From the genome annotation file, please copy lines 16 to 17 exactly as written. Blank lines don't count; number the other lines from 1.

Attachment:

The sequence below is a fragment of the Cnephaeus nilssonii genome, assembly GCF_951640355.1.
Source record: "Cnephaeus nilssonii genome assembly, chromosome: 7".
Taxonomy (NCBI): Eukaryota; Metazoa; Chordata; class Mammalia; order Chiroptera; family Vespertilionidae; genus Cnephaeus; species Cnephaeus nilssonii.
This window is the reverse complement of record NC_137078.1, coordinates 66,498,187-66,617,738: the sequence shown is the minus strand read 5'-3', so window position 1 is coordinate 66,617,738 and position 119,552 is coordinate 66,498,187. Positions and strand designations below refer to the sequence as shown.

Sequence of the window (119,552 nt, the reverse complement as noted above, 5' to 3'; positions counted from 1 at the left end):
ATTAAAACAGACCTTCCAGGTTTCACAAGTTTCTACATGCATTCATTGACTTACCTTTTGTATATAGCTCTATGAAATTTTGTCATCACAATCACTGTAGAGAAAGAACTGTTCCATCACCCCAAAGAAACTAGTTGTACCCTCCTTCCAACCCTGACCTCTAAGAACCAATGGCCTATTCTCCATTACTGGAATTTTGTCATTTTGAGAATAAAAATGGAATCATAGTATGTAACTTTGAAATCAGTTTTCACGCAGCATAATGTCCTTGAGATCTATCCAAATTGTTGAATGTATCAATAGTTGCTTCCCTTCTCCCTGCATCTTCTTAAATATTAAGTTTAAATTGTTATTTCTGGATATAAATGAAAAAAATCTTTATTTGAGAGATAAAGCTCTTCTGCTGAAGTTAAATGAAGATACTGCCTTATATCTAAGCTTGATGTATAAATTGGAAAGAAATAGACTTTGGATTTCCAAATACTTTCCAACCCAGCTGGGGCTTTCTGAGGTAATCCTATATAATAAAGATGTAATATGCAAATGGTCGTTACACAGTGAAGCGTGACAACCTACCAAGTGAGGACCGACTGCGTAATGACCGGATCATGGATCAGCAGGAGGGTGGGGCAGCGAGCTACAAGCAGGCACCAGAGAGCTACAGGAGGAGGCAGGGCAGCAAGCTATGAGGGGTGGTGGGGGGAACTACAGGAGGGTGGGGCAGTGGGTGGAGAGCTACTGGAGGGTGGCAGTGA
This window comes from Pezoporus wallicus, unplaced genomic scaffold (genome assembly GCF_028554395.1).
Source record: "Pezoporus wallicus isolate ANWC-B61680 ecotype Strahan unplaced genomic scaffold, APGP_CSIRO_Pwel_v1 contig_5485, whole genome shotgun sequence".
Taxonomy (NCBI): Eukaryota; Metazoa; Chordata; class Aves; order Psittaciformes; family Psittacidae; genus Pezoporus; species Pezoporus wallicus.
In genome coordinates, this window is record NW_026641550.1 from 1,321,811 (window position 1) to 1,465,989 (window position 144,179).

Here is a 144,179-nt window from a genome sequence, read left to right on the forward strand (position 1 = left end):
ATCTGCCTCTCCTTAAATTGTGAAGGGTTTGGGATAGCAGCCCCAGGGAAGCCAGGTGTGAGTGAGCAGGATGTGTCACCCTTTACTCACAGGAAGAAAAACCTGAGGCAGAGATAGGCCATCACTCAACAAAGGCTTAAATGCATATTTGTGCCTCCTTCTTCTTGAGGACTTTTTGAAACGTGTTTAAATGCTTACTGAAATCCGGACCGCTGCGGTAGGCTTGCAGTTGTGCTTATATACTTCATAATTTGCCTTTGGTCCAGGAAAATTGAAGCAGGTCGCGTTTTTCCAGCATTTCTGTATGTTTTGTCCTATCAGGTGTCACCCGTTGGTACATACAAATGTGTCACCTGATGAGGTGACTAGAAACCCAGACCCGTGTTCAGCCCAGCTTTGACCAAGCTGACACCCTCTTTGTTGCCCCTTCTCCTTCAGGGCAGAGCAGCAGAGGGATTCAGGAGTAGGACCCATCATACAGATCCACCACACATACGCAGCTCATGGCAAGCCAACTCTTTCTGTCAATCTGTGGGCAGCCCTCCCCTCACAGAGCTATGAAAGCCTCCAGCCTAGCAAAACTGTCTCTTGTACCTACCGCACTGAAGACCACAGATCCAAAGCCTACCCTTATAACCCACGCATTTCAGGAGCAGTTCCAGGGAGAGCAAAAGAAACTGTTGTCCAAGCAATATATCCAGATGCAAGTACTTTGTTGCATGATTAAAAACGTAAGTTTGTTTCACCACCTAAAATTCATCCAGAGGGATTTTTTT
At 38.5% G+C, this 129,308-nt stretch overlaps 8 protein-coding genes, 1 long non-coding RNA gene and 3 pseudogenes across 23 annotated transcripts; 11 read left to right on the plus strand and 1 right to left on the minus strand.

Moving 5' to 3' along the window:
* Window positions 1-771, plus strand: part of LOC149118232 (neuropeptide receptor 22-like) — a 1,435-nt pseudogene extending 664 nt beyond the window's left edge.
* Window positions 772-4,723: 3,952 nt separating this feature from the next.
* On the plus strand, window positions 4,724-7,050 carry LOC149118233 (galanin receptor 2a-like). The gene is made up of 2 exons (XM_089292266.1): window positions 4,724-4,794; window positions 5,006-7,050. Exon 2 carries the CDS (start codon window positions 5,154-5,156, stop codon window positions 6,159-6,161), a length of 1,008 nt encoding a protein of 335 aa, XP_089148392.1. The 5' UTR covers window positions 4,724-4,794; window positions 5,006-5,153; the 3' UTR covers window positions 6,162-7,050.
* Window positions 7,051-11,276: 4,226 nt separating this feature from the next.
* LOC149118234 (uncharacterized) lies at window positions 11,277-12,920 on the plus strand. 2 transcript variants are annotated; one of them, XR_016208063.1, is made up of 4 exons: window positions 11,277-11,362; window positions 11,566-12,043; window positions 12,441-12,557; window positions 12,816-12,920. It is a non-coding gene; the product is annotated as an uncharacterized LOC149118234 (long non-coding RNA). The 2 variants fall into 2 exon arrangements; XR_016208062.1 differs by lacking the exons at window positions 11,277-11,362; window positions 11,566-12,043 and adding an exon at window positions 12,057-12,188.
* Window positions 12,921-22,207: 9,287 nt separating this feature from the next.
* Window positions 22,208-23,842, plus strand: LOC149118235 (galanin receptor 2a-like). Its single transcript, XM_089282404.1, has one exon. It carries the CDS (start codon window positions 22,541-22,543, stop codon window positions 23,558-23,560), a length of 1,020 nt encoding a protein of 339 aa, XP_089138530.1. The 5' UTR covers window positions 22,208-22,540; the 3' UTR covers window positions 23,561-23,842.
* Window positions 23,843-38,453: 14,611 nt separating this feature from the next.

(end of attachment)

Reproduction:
* Window positions 772-4,723: 3,952 nt separating this feature from the next.
* On the plus strand, window positions 4,724-7,050 carry LOC149118233 (galanin receptor 2a-like). The gene is made up of 2 exons (XM_089292266.1): window positions 4,724-4,794; window positions 5,006-7,050. Exon 2 carries the CDS (start codon window positions 5,154-5,156, stop codon window positions 6,159-6,161), a length of 1,008 nt encoding a protein of 335 aa, XP_089148392.1. The 5' UTR covers window positions 4,724-4,794; window positions 5,006-5,153; the 3' UTR covers window positions 6,162-7,050.